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On Bernard Williams
Bernard Williams’s main ambition in his essay on “The Makropulos Case,” in addition to establishing that death is normally an evil, is to argue that there is a sense in which it nevertheless gives the meaning to our lives, because an immortal life would be a meaningless one. But although he does not address the question of whether death is to be feared, he does suggest, intriguingly, that his position does not rule this out. Just as, in his view, death can reasonably be regarded as an evil despite the fact that it gives the meaning to life, so too, he suggests but does not argue, it may be that we have reason to fear death despite the fact that it is a condition of the meaningfulness of our lives. I believe that this combination of attitudes is in fact reasonable, and I will say more later about why. But ﬁrst I want to examine Williams’s reasons for the two elements of his own position: the claim that death is an evil and the claim that it gives the meaning to our lives.
Williams’s argument that death is an evil turns on his distinction between categorical and conditional desires. Some desires are conditional on continued life: if I continue living, then I want to go to the dentist to have my cavity ﬁlled, but I don’t want to go on living in order to have my cavity ﬁlled. By contrast, if one wants something unconditionally or categorically, then one’s desire is not conditional on being alive. Or, as Williams puts it, it does not “hang from the assumption of one’s existence” (86). I may, for example, have a categorical desire to ﬁnish my novel or to see my children grow up. If so, then I have reasons to resist death, since death would mean that those desires could not be satisﬁed. And this, Williams thinks, is as much as to say that I have reason to regard death as an evil…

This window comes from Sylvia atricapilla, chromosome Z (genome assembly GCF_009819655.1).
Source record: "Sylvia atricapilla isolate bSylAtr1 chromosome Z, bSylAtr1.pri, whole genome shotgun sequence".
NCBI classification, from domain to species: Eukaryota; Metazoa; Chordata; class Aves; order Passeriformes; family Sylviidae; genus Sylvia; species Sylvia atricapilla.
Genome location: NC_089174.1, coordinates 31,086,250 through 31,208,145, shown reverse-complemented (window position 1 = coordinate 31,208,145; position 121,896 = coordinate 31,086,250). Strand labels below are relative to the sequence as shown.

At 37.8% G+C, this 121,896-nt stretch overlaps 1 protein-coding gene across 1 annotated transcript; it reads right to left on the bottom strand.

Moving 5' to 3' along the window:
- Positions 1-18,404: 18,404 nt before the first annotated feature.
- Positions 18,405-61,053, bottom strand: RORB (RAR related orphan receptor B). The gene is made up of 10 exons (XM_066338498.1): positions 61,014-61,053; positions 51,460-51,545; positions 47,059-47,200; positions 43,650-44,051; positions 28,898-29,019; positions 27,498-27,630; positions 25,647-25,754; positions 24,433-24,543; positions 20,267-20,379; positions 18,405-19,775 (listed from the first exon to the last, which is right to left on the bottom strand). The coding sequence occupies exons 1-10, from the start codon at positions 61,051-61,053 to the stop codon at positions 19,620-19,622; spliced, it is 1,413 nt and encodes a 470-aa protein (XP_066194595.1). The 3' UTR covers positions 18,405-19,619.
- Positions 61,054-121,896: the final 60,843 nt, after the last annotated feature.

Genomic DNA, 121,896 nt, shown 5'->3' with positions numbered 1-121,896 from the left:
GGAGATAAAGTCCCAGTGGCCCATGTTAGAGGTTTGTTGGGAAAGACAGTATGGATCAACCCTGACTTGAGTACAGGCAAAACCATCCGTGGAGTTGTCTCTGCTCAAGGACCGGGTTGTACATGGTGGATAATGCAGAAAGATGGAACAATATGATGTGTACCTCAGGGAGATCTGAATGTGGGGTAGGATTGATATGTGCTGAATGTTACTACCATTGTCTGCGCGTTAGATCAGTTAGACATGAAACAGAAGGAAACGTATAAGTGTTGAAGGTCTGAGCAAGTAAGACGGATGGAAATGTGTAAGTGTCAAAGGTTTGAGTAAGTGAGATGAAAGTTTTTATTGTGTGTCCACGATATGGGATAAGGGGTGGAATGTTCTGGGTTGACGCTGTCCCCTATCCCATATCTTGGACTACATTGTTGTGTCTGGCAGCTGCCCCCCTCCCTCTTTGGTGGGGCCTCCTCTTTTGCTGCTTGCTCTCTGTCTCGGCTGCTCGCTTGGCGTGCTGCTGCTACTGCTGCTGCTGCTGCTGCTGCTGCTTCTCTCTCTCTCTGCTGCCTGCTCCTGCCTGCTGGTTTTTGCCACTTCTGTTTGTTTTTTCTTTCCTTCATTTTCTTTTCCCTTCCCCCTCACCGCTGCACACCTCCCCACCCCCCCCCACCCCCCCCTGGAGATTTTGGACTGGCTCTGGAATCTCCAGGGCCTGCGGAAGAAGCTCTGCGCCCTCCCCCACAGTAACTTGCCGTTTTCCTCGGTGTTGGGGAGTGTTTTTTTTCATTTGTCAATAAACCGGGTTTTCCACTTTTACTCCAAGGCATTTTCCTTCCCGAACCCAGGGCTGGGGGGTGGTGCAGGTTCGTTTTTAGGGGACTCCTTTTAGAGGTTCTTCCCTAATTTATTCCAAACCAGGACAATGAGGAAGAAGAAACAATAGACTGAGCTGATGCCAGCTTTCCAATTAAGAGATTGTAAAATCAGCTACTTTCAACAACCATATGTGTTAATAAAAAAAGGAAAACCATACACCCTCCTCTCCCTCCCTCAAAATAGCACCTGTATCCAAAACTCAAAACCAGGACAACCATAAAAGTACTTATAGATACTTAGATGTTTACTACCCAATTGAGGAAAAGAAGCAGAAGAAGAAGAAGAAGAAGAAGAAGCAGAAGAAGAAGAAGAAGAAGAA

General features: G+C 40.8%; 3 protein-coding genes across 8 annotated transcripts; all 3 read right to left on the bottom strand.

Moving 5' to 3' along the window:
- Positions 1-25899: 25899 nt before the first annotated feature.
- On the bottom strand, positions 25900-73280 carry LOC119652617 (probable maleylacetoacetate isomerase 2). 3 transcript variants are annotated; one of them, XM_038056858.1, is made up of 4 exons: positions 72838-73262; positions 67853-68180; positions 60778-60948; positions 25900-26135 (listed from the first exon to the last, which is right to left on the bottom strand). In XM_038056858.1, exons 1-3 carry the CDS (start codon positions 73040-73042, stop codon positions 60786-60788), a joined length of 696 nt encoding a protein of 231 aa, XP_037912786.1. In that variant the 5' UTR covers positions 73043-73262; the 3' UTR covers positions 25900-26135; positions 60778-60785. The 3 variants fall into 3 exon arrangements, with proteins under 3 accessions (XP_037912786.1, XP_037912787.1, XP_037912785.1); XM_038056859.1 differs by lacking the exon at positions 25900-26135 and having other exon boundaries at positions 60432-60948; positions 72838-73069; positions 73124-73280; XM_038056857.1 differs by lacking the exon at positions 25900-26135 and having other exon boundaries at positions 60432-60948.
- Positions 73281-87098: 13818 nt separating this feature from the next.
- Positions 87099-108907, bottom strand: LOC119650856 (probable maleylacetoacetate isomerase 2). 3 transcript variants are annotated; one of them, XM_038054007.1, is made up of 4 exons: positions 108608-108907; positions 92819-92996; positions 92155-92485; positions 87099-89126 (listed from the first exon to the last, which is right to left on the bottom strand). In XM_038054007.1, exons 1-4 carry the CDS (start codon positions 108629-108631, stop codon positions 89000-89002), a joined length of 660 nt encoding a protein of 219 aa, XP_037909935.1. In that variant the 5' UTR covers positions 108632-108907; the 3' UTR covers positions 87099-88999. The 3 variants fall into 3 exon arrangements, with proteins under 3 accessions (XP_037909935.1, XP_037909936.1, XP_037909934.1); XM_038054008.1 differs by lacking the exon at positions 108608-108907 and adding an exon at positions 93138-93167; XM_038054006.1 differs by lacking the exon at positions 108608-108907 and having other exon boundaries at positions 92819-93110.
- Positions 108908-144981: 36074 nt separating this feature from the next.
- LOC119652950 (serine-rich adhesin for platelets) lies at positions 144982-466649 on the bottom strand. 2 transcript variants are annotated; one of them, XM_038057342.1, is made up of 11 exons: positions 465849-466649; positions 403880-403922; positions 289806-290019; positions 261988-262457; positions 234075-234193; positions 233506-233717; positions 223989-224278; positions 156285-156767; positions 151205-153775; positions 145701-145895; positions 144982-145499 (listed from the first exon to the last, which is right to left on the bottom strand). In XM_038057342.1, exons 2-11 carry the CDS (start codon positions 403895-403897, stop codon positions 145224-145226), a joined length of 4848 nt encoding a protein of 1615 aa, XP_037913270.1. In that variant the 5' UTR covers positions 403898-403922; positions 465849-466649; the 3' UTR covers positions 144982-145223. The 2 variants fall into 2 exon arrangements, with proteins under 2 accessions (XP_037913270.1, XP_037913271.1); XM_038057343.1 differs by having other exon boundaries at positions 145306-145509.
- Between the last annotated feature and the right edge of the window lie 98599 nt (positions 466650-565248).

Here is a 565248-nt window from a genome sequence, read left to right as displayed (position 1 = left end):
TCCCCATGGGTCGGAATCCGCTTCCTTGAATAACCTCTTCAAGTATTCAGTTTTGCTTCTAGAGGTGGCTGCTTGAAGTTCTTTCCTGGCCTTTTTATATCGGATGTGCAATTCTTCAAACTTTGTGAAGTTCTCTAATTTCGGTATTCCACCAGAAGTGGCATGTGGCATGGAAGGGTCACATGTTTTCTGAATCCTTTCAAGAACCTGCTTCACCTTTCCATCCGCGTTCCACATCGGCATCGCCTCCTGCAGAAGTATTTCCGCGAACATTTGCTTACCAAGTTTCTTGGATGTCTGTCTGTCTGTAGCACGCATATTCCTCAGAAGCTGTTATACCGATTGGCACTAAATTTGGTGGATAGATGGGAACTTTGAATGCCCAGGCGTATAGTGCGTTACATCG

…The ultimate problem is deeper, and it is a problem about human life. We want to live our lives and to be engaged with the world around us. Categorical desires give us reasons to live, and they support such engagement. But when we are engaged, and so succeed in leading the kinds of lives we want, then the way we succeed is by losing ourselves in absorbing activities. When categorical desire dies, as it must do eventually if we have sufﬁcient constancy of character to deﬁne selves worth wanting to sustain in the ﬁrst place, then we will be left with ourselves, and we ourselves are, terminally, boring. The real problem is that one’s reasons to live are, in a sense, reasons not to live as oneself. It is I who wants to live, but I want to live by losing myself — by not being me. That is the paradox or puzzle that, if Williams is correct, lies at the heart of human experience, and rather than being a consequence of immortality, it is always with us mortals.
Samuel Scheffler is University Professor in the Department of Philosophy at New York University. He is the author of Human Morality, Boundaries and Allegiances, and Equality and Tradition. He is a Fellow of the American Academy of Arts and Sciences. Death and the Afterlife originated as the Berkeley Tanner lectures in 2012, and includes responses from philosophers Susan Wolf, Harry Frankfurt, Seana Valentine Shiffrin, and Niko Kolodny.